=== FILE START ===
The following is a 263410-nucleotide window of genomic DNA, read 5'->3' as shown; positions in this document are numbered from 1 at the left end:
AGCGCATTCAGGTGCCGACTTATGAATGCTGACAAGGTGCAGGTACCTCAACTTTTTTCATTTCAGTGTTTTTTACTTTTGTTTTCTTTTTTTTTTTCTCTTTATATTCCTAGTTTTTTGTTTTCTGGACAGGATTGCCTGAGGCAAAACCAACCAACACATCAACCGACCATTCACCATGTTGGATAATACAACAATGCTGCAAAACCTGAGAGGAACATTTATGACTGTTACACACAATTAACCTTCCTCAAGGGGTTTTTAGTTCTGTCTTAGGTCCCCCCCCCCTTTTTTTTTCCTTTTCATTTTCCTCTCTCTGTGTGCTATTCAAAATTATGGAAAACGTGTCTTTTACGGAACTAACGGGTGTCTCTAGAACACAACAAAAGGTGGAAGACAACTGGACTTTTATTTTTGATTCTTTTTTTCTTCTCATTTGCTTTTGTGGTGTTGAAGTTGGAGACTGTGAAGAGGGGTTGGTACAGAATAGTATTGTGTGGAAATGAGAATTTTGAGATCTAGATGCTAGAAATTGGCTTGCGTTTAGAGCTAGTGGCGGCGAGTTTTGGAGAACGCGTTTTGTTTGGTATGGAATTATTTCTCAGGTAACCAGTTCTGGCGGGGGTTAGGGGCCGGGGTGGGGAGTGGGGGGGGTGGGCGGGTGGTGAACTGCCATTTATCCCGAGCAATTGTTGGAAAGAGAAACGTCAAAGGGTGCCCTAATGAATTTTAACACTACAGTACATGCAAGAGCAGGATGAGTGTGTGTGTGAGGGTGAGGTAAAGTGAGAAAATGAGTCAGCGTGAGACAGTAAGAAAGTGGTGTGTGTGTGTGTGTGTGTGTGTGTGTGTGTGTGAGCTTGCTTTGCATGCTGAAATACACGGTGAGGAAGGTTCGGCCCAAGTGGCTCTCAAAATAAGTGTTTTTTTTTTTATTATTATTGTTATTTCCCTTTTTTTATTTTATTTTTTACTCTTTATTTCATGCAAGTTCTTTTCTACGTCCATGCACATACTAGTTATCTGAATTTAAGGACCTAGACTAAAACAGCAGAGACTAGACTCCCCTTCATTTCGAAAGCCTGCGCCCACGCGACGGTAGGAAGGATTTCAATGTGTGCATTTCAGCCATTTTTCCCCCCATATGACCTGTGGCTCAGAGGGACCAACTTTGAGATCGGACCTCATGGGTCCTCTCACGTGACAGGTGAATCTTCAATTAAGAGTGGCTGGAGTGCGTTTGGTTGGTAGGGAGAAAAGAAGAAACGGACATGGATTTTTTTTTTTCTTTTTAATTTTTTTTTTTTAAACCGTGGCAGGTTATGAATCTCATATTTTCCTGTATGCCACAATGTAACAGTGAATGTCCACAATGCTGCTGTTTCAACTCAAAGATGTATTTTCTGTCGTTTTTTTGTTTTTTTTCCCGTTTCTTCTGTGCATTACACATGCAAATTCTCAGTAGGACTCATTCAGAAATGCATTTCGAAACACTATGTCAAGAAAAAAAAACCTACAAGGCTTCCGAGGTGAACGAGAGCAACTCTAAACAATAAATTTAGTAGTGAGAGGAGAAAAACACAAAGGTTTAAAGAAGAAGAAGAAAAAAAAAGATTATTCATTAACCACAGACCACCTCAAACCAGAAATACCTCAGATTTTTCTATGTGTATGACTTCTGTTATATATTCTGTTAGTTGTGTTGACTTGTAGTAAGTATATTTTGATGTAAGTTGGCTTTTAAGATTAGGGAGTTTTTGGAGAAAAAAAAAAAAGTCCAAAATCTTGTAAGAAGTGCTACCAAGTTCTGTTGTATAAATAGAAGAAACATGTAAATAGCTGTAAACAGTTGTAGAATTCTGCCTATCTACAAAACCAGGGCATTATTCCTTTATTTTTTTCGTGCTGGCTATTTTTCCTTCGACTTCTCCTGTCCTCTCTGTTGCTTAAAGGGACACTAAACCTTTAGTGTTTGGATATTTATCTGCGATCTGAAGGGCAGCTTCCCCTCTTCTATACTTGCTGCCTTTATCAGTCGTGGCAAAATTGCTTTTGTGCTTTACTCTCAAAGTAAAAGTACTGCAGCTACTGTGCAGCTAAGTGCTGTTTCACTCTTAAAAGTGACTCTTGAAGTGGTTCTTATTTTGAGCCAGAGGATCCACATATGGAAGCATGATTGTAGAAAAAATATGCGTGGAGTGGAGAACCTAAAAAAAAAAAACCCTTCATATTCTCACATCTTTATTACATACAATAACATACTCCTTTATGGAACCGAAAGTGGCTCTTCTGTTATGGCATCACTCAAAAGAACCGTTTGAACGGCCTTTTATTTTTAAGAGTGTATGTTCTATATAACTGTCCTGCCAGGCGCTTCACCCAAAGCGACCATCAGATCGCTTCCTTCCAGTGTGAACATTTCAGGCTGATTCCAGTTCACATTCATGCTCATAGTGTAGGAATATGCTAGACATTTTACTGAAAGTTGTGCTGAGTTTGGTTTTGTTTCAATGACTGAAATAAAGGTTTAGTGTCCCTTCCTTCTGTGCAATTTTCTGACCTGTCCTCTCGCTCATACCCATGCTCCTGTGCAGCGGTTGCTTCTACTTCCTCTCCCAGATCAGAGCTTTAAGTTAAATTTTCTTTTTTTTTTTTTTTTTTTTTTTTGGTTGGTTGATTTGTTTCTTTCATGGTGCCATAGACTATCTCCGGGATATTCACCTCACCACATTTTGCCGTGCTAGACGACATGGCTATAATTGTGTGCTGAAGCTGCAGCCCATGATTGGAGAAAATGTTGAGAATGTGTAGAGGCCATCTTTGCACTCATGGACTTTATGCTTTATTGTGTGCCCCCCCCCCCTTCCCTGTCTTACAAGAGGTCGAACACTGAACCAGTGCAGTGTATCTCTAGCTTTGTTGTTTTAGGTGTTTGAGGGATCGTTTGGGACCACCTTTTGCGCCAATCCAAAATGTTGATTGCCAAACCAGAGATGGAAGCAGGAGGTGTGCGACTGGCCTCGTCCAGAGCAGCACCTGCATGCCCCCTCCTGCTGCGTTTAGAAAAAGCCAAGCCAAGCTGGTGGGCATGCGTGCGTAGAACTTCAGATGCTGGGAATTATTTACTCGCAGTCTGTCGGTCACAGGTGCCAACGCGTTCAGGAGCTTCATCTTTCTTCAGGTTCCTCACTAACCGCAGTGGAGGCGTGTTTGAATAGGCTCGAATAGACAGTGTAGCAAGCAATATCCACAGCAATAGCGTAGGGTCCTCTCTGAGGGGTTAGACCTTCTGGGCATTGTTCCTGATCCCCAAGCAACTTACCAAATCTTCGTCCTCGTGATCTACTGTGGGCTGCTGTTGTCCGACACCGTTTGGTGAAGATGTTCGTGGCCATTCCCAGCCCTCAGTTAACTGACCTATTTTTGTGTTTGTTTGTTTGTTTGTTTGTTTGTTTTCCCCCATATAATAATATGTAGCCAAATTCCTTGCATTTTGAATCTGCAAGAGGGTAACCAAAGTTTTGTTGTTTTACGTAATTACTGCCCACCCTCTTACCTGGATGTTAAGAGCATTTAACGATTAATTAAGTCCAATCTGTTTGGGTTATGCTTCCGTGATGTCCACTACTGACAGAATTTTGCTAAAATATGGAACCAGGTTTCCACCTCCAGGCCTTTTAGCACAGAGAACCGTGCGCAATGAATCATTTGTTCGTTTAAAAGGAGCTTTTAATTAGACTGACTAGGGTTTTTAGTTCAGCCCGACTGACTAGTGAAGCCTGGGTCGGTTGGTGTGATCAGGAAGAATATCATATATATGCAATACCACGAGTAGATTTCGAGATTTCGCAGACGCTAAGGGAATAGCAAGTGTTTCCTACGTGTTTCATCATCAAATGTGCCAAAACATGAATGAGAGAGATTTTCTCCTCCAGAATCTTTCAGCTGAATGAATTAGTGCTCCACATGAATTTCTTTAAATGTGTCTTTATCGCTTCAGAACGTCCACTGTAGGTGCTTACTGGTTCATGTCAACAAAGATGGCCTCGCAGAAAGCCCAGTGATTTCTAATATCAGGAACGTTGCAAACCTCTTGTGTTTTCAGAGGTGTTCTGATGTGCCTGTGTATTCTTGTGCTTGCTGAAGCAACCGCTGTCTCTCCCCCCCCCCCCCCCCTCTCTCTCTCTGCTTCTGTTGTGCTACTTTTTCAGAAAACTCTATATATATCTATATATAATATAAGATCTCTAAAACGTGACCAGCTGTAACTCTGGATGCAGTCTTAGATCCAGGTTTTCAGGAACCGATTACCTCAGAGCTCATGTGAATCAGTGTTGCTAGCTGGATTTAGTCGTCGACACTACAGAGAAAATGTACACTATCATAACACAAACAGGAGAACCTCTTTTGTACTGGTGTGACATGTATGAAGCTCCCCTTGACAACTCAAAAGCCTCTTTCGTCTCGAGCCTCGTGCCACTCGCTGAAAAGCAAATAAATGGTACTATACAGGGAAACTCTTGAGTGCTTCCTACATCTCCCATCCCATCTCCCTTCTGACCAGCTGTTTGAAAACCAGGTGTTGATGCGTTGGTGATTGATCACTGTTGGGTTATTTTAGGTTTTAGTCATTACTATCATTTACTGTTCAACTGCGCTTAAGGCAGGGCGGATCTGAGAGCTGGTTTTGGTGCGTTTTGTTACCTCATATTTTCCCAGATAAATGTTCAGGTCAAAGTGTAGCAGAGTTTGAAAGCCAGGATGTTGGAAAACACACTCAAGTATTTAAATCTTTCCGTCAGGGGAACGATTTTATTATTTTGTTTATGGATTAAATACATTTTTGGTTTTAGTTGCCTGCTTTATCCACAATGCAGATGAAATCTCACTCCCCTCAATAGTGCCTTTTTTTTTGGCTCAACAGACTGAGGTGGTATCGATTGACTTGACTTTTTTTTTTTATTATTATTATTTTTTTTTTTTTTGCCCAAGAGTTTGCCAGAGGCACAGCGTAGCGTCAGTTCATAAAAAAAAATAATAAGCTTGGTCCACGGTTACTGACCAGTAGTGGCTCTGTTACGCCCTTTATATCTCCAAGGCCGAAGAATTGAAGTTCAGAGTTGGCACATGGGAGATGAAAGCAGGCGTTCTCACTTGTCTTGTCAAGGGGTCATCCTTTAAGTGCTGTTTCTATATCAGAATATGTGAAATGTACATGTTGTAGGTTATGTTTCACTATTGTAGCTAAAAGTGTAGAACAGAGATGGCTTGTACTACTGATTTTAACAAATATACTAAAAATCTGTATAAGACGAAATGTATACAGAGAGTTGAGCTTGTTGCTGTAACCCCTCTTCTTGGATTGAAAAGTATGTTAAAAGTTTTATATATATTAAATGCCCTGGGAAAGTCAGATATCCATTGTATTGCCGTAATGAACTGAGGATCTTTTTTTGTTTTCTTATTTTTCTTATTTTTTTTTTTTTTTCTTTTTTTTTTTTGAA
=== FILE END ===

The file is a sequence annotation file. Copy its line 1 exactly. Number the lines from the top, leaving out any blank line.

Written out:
The following is a 263410-nucleotide window of genomic DNA, read 5'->3' as shown; positions in this document are numbered from 1 at the left end: